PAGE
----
Justin Bieber: The new face of positive psychiatric labelling

I went for a walk today with my youngest son Taylor around our neighborhood. We looked at the Nantucket style houses that were recently built and we agreed that, while charming, the blue shingles didn’t quite fit in with the rest of the houses on the street, and we mulled over  that was a good thing since they did liven the neighborhood up a bit.

Taylor spotted a kid buzzing around the street on a bike with a Justin Bieber style hair cut, and we both laughed and agreed how much we like Justin Bieber, hair poof and all, because he is clueless and fun (remember his happy mug shot -Yo, check it out – I can’t believe I’ve been arrested!), he acts like many other clueless twenty-year olds despite his fame and fortune, and he’s generally nice to people.

We eventually got around to to talking about benzos, celebrity deaths, doctors with boring jobs, and psychiatry. “It seems to me that all psychiatrists do is tell people what’s wrong with them,” said Taylor. “Why don’t they instead start describing people by what’s right with them?” Taylor began to warm up to his idea. “Take Justin Bieber. Why not call him “wonderfully expressive and enthusiastic (mug shot)? Or, a true risk taker who likes to test his own limits (excessive drunken speeding in a residential neighborhood). How about just plain “boyish”? (Egging of neighbor’s house.) This is a whole paradigm shift. I can’t even think of what we would call the Bieb’s diagnosis because we are so used to negatives.”

The parents’ role in a medical setting

This applies to so many parents who insist that their child has a mental illness. 

From The Healing Paradox, by Steven Goldsmith, MD. 

“My agreement of her parents’ definition of it (anorexia nervosa) as an illness would have doomed treatment because only doctors’ definitions of it are supposed to be able to cure illnesses, and parents are supposed to hover over an ill child. Such a definition (anorexia nervosa) would have reinforced this family’s pathology and provided no leverage for change. Moreover, the label, like all conventional medical diagnoses, reflects Medicine’s attempt to isolate the disease as a discrete, namable entity as a thing, rather than a pattern of dysfunction and a disturbance of relationships. By doing so, Medicine minimizes its chances of effectively altering those relationships and curing the dysfunction.”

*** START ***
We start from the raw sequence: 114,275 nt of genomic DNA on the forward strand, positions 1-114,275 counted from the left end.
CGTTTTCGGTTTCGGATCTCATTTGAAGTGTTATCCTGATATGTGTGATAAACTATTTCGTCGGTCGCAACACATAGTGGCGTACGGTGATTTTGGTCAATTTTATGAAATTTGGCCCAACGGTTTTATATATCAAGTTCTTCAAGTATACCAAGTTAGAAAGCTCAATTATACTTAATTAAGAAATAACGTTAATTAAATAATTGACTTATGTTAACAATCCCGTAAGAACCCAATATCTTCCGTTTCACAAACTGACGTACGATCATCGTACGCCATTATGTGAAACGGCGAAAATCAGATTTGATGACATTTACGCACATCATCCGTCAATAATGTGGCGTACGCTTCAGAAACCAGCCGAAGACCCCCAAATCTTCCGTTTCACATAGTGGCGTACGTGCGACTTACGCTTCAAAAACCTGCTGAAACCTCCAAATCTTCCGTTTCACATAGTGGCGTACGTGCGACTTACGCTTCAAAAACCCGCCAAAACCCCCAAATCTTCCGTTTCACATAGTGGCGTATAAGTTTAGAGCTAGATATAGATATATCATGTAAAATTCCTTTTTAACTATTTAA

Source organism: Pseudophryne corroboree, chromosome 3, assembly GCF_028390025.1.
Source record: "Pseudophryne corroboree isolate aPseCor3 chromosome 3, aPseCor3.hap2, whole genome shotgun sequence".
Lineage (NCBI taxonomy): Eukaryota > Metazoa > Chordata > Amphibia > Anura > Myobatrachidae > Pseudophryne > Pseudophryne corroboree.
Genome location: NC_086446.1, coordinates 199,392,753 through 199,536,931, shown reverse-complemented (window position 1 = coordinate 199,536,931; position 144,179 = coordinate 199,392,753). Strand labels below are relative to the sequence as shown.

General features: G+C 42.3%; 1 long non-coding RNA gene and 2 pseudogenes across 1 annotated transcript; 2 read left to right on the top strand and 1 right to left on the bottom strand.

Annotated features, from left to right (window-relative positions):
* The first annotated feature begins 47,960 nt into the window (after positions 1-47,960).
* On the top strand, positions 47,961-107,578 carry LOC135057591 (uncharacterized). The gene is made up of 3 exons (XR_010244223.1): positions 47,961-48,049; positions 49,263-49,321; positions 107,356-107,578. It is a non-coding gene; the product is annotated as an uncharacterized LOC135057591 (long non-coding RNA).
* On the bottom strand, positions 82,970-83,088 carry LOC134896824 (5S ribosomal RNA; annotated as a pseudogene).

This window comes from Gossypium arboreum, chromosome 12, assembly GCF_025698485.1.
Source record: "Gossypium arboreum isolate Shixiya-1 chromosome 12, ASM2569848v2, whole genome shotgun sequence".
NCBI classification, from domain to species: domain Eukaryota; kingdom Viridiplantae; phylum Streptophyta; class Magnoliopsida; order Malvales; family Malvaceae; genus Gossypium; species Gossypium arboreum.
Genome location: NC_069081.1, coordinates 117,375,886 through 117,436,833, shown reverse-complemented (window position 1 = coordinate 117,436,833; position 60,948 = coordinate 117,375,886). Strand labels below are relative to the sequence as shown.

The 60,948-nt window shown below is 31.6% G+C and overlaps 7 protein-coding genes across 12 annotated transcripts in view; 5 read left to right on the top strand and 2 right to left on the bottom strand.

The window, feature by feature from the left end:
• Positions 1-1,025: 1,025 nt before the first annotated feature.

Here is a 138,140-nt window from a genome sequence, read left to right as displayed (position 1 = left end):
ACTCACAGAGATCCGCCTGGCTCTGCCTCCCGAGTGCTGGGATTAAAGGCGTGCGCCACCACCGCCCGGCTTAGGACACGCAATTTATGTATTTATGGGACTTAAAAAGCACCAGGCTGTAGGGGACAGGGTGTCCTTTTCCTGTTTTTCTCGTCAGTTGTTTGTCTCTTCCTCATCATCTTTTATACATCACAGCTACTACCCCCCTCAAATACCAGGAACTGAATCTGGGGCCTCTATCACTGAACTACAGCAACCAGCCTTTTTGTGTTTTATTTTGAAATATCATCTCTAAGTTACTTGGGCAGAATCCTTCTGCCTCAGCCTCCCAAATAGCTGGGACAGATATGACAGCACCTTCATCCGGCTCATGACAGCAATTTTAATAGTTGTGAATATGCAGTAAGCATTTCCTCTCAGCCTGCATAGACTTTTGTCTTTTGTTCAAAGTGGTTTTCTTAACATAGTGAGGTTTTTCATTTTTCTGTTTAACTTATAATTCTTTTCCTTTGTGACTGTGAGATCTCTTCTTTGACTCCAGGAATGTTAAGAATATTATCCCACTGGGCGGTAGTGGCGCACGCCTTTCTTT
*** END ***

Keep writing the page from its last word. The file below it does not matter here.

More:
STEVEN GOLDSMITH received his MD at the Columbia College of Physicians & Surgeons. In the last forty years he has practiced medicine, psychiatry, psychotherapy, and homeopathy and has held faculty and staff positions at the Boston University, Tufts University, and New York University Schools of Medicine. He lives in Portland, Oregon, where he maintains a practice that emphasizes natural solutions for mental and physical illness.

Leonard Cohen’s 1970 European tour: “I want to play mental asylums”

Excerpt from Salon 

The politics, the police, and the frenzy exhausted Cohen. When the whole world was going mad, where did you go for shelter?